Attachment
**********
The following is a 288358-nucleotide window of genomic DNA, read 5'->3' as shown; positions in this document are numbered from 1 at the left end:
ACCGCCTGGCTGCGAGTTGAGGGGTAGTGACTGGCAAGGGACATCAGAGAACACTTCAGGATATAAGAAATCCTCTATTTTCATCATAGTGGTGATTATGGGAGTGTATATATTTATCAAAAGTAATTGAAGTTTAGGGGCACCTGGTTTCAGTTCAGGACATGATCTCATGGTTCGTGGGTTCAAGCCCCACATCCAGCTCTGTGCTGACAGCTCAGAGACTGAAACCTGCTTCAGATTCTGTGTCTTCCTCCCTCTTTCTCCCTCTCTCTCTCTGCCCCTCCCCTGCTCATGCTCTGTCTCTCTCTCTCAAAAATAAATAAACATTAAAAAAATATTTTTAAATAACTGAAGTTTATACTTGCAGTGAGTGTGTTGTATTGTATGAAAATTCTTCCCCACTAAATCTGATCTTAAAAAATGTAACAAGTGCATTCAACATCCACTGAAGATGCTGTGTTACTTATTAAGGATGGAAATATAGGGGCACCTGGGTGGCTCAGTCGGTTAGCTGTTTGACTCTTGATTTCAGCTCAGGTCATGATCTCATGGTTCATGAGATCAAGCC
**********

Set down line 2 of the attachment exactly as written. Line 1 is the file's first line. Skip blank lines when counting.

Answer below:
ACCGCCTGGCTGCGAGTTGAGGGGTAGTGACTGGCAAGGGACATCAGAGAACACTTCAGGATATAAGAAATCCTCTATTTTCATCATAGTGGTGATTATGGGAGTGTATATATTTATCAAAAGTAATTGAAGTTTAGGGGCACCTGGTTTCAGTTCAGGACATGATCTCATGGTTCGTGGGTTCAAGCCCCACATCCAGCTCTGTGCTGACAGCTCAGAGACTGAAACCTGCTTCAGATTCTGTGTCTTCCTCCCTCTTTCTCCCTCTCTCTCTCTGCCCCTCCCCTGCTCATGCTCTGTCTCTCTCTCTCAAAAATAAATAAACATTAAAAAAATATTTTTAAATAACTGAAGTTTATACTTGCAGTGAGTGTGTTGTATTGTATGAAAATTCTTCCCCACTAAATCTGATCTTAAAAAATGTAACAAGTGCATTCAACATCCACTGAAGATGCTGTGTTACTTATTAAGGATGGAAATATAGGGGCACCTGGGTGGCTCAGTCGGTTAGCTGTTTGACTCTTGATTTCAGCTCAGGTCATGATCTCATGGTTCATGAGATCAAGCC